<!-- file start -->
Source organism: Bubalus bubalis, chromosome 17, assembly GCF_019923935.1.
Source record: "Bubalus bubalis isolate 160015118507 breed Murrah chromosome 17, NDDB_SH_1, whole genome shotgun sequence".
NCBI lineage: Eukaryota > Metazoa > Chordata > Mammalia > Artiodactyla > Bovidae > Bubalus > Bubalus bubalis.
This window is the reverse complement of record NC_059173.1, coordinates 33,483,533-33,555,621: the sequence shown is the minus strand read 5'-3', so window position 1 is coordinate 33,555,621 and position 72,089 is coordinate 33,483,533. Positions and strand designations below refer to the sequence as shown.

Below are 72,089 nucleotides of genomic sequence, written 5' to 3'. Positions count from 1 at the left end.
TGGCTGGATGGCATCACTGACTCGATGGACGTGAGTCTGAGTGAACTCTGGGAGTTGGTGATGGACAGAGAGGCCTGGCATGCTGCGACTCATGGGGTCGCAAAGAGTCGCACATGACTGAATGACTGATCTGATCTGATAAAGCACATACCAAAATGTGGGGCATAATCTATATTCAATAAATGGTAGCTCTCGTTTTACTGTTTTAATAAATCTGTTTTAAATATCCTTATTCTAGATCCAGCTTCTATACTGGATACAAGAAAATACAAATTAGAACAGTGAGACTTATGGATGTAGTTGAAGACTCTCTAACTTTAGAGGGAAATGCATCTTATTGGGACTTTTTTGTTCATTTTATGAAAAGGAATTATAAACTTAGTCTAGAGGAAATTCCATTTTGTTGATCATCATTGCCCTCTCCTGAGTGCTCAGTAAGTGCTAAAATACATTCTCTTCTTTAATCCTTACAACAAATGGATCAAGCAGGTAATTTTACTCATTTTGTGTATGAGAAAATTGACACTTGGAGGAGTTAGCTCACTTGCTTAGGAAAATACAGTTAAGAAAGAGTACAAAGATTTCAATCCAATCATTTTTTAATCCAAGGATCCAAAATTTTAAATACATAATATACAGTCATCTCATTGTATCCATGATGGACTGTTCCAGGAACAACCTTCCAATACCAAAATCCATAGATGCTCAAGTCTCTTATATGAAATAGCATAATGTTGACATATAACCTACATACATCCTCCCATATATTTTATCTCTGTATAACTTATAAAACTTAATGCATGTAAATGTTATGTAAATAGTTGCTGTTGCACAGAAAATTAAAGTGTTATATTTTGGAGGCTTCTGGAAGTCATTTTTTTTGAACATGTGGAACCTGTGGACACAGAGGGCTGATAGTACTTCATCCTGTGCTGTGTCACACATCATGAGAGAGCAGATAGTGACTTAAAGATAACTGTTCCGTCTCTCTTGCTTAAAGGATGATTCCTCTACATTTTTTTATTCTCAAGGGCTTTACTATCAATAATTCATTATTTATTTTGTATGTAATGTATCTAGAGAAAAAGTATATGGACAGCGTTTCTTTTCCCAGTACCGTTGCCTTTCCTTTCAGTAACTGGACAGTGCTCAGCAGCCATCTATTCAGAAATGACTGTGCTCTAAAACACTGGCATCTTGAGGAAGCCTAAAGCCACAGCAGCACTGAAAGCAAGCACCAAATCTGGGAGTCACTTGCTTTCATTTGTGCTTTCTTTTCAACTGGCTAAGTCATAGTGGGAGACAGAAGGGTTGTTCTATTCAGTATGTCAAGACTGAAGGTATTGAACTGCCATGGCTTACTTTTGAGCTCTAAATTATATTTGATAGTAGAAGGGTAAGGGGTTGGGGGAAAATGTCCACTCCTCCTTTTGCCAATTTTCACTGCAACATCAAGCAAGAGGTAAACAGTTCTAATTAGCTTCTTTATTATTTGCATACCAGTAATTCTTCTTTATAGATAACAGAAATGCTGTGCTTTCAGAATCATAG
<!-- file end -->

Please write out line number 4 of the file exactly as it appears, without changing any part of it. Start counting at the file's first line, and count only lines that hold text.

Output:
This window is the reverse complement of record NC_059173.1, coordinates 33,483,533-33,555,621: the sequence shown is the minus strand read 5'-3', so window position 1 is coordinate 33,555,621 and position 72,089 is coordinate 33,483,533. Positions and strand designations below refer to the sequence as shown.